Plus Lightning is consistent. It's always the same, right down to how every single Apple Lightning cable you own is probably frayed at the end.

Lightning is an Apple-controlled standard. It looks like the rest of the industry is doing a slow lurch towards using various forms of USB-C. Clearly, then, there's pressure by Apple that basically launched the effort on a large scale beyond some initial probes by other companies to do the same, so that its devices can connect to other companies' monitors and peripherals.

Using USB-C to drive an external monitor from an iPad Pro
Using USB-C to drive an external monitor from an iPad Pro


It's not as if this is Apple having to take on a completely new idea, though. Apple was part of the many firms who jointly designed USB-C, it's just that reportedly the key word there is "many." Apple is said to have got the same feeling we all do in committees, the sense of just wishing somebody would actually do something instead of talking about it, so they branched off and created Lightning for themselves a long time prior to the USB-C rollout.

All sorted

This group of many firms did come up with a decision about what USB-C should look like. It is absolutely written into the standard what type of connector and port constitutes USB-C.

What's frustratingly less clear is what the cable actually does. To be called USB-C, it just has to have the right connector at the end and be able to plug into the right port. There is nothing to say what any other aspect of all this must be.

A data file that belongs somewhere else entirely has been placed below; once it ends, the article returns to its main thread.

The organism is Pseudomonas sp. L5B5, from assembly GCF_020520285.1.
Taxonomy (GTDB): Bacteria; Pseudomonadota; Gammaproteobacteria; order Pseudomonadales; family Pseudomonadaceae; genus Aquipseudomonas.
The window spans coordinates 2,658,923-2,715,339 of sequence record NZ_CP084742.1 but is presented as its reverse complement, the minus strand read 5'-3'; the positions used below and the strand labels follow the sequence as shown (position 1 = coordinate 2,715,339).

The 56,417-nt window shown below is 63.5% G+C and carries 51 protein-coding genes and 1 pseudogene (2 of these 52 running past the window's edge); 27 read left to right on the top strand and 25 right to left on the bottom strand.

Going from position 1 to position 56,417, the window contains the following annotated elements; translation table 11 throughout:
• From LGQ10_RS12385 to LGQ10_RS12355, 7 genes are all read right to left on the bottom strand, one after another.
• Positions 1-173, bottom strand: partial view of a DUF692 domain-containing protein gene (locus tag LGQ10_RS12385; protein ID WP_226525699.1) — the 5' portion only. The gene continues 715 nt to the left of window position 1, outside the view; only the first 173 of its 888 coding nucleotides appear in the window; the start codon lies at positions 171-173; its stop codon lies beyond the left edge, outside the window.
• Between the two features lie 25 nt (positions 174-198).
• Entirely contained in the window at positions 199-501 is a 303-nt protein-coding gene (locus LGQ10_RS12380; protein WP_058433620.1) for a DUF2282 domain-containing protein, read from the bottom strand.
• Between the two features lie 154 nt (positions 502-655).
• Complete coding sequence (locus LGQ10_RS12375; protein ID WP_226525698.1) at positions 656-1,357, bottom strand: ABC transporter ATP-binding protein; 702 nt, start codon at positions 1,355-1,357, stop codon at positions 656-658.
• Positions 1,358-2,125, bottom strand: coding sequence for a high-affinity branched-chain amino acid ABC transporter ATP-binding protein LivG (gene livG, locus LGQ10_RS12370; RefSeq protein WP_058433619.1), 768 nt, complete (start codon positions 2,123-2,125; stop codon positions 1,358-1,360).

So there are USB-C cables that are slower than others and there are some that allow more features than the rest.

When you're looking for a USB-C cable or you're trying to assess what Apple is or isn't providing in its new devices, the one thing to aim for, for maximum compatibility and speed is USB 3.1 type C.

If your USB-C cable and connector and port are in fact USB 3.1 type C then you're halfway there for the best cable possible for the most devices. This can send data at 10 gigabits per second, but you also have to look for the maximum wattage the cable can handle. This goes as low as 5W, and as high as 100W. Be sure to check before you buy.

The same cable can in theory run up to an 5K resolution monitor at 60Hz in what is called "alternate mode" but in reality is a contained DisplayPort signal. The same alternate mode -- which is transparent to the user -- means you can get USB-C cables with DVI or HDMI on the other end too. So, in most cases it's not as easy as "here's a monitor, here's a USB 3.1 type C cable, off you go."